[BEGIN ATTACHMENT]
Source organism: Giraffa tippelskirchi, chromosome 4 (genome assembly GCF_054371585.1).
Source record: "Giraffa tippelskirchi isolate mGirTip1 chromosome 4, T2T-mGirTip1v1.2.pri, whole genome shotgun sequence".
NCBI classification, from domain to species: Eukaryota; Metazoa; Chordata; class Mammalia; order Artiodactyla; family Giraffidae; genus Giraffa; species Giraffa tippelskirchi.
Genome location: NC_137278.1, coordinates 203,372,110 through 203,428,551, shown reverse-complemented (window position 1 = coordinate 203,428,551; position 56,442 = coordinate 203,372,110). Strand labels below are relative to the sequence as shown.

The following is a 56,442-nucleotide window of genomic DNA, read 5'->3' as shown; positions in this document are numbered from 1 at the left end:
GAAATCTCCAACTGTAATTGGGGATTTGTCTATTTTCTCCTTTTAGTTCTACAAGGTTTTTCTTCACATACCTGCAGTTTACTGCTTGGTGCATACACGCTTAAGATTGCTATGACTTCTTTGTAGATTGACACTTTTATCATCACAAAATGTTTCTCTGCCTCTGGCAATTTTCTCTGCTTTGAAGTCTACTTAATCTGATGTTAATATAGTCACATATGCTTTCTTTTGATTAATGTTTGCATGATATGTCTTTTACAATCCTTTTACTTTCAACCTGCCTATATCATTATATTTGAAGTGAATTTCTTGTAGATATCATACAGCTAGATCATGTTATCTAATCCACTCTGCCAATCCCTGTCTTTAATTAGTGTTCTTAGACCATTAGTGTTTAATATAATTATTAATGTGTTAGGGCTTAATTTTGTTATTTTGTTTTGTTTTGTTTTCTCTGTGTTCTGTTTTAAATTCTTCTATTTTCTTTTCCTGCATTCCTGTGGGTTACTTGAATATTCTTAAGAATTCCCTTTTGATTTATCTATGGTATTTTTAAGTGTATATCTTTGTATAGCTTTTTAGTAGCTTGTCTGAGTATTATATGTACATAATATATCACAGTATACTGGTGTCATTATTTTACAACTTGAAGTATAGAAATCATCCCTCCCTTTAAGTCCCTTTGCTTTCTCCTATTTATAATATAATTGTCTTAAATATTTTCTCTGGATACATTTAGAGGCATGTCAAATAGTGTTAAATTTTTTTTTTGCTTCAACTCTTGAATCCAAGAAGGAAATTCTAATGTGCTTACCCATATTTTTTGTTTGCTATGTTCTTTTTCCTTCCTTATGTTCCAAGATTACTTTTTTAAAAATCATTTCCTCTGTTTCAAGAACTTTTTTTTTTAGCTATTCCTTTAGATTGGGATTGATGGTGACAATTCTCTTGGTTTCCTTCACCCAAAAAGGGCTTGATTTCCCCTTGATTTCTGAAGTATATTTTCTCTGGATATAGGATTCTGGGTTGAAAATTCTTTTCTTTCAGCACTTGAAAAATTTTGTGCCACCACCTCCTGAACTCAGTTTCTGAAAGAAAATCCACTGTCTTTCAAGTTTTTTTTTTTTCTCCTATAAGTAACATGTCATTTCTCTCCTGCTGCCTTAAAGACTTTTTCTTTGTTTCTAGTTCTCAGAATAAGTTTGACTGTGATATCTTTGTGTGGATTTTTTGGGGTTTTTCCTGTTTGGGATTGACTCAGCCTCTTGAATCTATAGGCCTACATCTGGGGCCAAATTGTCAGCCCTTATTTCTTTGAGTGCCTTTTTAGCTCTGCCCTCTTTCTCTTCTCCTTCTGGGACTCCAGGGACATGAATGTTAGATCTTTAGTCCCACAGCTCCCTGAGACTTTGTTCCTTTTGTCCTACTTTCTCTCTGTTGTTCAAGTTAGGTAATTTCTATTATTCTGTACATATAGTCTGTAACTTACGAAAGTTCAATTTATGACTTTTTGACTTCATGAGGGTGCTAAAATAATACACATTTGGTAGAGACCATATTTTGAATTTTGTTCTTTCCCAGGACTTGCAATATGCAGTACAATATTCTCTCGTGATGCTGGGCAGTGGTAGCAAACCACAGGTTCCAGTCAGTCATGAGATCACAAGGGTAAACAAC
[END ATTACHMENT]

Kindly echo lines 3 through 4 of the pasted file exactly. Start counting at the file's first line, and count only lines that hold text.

NCBI classification, from domain to species: Eukaryota; Metazoa; Chordata; class Mammalia; order Artiodactyla; family Giraffidae; genus Giraffa; species Giraffa tippelskirchi.
Genome location: NC_137278.1, coordinates 203,372,110 through 203,428,551, shown reverse-complemented (window position 1 = coordinate 203,428,551; position 56,442 = coordinate 203,372,110). Strand labels below are relative to the sequence as shown.